John Vanderlyn (1775-1852) was one of the first American painters to venture beyond portraiture. He executed the first large-scale nude in the United States and various history paintings, some showing neoclassic influence.
John Vanderlyn was born in Kingston, N.Y., on Oct. 15, 1775. After studying painting for a year under Gilbert Stuart in Philadelphia, Vanderlyn became the protégé of Aaron Burr, who sent him to Paris in 1796. The first American painter to study in Paris, Vanderlyn entered the studio of François Antoine Vincent, a neoclassicist who emphasized correct drawing at the expense of expressive color. Vanderlyn remained in Paris until 1801, when he had to return home because of a lack of funds.
In America, Vanderlyn looked upon portraiture as a low form of art and accepted such commissions only to support himself. He executed a number of fine portraits and some views of Niagara Falls. In 1805 he returned to Europe with the financial support of the American Academy; he stayed in Rome until 1808 and then lived in Paris until 1815.
Vanderlyn's Marius Viewing the Ruins of Carthage (1807) won a gold medal in Paris in 1808. The scene shows the melancholy attached to time's passing, a theme that was then quite popular: Marius, the fallen hero, broods among the ruins of a once mighty city. For the head of Marius, Vanderlyn copied a Roman bust; and the figure, in proper neoclassic fashion, was done with a hard, wiry outline and ivory flesh tones. Ariadne (1812), combining neoclassic linearism with the Italianate qualities of recumbent Venuses of Titian and Giorgione, shows a good understanding of anatomy, but the figure stands out too strongly from the landscape.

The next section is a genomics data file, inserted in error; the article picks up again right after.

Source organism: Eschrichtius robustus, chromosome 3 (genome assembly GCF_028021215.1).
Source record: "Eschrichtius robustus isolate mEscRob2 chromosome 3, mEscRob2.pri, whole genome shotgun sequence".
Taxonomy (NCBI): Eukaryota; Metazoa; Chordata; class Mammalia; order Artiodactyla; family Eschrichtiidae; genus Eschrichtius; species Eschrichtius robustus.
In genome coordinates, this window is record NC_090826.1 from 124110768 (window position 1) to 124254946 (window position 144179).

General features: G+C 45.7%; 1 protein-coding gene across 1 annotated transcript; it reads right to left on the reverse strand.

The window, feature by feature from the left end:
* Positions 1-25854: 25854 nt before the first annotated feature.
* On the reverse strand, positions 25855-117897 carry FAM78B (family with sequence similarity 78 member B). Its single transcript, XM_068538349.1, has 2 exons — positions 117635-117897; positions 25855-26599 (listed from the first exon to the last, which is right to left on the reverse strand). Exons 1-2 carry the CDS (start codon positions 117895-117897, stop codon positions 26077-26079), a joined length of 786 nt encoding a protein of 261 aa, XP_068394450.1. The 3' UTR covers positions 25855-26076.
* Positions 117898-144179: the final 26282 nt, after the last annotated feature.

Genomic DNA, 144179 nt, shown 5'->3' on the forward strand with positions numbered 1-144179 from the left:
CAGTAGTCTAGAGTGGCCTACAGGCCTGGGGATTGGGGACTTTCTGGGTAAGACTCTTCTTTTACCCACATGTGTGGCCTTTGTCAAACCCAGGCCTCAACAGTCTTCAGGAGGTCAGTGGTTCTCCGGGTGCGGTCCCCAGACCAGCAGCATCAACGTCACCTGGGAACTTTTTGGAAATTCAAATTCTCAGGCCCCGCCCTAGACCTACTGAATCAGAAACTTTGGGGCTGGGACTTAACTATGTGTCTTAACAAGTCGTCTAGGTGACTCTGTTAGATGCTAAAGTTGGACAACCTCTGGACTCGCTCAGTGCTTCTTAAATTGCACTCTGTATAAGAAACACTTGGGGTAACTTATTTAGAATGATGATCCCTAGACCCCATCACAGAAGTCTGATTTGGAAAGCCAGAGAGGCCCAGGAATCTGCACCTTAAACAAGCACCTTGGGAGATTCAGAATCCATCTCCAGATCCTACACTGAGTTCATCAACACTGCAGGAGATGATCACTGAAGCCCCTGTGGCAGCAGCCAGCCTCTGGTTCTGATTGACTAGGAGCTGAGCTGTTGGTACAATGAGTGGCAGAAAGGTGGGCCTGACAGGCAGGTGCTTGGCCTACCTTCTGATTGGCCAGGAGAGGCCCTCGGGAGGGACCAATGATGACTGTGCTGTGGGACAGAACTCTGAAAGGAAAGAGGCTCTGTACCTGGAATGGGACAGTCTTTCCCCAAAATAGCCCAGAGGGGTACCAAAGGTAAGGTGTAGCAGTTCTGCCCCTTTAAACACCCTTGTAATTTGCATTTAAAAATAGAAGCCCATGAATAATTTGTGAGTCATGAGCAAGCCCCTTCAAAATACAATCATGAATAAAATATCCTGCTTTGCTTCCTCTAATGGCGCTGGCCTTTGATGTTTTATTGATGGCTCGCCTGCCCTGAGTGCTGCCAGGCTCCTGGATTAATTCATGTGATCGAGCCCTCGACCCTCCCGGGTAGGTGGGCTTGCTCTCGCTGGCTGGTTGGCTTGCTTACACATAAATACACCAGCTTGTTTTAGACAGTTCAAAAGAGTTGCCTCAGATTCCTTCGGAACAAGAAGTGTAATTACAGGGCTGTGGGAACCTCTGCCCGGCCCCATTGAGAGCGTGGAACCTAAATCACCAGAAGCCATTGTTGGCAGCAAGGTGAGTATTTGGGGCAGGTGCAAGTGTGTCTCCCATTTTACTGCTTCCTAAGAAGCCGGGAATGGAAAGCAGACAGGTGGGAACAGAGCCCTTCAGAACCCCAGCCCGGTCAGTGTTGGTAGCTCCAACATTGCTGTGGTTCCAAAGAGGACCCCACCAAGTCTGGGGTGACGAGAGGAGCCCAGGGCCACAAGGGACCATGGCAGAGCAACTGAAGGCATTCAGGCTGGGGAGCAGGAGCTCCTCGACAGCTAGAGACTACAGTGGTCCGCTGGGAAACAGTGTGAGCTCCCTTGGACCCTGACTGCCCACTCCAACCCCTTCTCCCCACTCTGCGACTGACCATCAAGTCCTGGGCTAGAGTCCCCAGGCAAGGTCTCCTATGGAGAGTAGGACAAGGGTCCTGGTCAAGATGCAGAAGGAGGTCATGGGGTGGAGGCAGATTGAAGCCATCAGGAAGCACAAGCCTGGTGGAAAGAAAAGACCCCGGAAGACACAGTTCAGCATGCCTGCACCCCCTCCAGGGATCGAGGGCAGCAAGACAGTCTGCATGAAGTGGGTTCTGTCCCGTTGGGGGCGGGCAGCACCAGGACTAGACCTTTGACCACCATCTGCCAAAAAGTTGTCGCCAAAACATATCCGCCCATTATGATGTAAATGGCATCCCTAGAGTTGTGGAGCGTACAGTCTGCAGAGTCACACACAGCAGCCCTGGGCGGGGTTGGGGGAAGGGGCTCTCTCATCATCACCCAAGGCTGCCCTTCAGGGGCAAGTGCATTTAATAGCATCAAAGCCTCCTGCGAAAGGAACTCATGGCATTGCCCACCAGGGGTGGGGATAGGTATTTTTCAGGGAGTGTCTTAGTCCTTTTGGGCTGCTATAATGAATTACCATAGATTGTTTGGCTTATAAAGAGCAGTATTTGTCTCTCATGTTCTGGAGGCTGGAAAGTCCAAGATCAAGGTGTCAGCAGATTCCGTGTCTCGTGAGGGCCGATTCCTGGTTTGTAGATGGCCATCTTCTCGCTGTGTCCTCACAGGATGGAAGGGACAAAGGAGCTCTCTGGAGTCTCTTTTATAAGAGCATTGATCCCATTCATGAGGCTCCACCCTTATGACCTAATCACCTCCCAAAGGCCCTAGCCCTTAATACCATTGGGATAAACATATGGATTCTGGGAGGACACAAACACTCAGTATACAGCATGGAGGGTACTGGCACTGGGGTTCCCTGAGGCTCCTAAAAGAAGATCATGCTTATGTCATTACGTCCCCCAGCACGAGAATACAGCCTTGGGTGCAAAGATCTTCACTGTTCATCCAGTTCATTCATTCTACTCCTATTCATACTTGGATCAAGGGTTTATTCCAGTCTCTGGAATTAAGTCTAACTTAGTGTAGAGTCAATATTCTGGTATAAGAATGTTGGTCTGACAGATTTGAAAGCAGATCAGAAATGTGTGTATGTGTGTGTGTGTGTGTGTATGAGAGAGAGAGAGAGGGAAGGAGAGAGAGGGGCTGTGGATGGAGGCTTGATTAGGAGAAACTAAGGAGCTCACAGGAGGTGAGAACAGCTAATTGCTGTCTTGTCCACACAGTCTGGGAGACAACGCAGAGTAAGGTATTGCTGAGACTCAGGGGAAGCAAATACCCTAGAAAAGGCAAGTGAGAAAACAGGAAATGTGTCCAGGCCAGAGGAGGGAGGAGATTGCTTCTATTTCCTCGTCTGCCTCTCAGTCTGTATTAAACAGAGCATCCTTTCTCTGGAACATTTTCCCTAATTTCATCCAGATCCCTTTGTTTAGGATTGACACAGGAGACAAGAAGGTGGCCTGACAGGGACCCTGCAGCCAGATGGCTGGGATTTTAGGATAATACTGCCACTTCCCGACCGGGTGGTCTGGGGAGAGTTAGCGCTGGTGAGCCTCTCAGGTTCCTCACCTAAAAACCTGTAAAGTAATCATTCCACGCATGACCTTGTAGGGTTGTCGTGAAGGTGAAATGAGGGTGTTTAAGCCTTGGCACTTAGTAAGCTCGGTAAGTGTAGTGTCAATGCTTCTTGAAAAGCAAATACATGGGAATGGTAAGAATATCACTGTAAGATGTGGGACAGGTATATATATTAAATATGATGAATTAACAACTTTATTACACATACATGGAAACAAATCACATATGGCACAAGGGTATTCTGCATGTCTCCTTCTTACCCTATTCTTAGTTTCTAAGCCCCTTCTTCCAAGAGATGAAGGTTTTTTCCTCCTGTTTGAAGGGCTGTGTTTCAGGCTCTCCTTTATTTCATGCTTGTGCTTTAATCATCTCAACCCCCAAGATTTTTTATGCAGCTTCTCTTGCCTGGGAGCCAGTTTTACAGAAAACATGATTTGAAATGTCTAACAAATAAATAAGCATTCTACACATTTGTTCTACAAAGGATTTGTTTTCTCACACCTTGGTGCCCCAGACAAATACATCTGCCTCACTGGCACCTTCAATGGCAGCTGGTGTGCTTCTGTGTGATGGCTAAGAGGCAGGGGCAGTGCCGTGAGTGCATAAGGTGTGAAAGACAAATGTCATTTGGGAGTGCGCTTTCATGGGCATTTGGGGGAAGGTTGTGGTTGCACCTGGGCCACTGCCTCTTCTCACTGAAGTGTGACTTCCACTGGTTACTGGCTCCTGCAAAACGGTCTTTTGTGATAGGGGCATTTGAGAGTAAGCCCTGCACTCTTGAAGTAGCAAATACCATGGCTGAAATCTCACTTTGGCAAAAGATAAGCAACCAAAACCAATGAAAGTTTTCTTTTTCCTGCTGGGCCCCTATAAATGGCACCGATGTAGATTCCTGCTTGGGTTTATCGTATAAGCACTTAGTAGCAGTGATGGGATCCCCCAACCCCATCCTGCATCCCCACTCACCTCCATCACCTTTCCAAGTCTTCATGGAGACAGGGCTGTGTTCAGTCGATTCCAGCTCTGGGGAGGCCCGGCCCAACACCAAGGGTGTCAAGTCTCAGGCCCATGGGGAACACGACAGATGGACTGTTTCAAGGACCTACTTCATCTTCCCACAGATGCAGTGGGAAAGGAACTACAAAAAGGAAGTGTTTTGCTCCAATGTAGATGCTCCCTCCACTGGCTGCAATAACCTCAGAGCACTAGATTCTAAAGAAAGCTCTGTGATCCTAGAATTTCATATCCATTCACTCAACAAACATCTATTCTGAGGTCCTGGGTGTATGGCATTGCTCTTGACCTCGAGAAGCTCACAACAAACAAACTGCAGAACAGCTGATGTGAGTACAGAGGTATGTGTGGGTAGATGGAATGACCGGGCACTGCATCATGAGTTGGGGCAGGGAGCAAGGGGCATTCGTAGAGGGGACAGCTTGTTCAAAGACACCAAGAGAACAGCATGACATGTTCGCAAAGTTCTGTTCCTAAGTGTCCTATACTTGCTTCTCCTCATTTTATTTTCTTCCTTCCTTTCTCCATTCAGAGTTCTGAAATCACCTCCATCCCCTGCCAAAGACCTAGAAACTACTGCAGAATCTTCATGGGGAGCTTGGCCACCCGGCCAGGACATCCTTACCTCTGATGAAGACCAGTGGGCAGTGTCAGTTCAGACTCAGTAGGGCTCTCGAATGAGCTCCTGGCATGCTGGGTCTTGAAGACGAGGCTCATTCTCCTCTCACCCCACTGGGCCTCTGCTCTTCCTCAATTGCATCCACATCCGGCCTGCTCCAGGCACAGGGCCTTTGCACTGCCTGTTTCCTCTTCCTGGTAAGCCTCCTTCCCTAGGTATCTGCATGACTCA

On his return to New York, Vanderlyn soon found that Europeans appreciated him far more than his own countrymen, for portraiture was still the only kind of painting widely accepted in America. In 1816 he built a personal museum in the form of a rotunda with the help of $6, 000 contributed by 112 of his supporters. There he exhibited not only his paintings and copies from the nude but an enormous canvas executed in 1818-1819: the Palace and Gardens of Versailles. Painted somewhat illusionistically, this is one of the several "panoramas" made in the early 19th century and the only one still existing.
Vanderlyn died in Kingston, N.Y., on Sept. 23, 1852. Because of his neoclassic training, his paintings have a coolness and detachment when compared with the more emotive work of Washington Allston.
Further Reading on John Vanderlyn
The only monograph on Vanderlyn, which contains no illustrations, is Marius Schoonmaker, John Vanderlyn, Artist, 1775-1852 (1950); it consists of brief biographical essays with quotations from Vanderlyn's correspondence, especially with Aaron Burr.
Additional Biography Sources
Mondello, Salvatore, The private papers of John Vanderlyn (1775-1852) American portrait painter, Lewiston, N.Y., USA: Edwin Mellen Press, 1990.